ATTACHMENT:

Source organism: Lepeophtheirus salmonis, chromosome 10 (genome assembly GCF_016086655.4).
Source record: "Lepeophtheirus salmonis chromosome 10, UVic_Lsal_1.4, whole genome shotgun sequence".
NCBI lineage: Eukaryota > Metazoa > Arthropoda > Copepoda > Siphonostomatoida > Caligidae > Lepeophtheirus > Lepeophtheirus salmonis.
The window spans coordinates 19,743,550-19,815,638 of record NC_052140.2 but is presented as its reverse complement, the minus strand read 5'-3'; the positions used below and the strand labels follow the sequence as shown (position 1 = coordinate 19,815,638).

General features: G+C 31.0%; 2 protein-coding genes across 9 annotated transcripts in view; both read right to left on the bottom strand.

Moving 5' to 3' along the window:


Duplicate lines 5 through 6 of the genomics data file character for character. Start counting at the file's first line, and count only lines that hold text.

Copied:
General features: G+C 31.0%; 2 protein-coding genes across 9 annotated transcripts in view; both read right to left on the bottom strand.

Moving 5' to 3' along the window: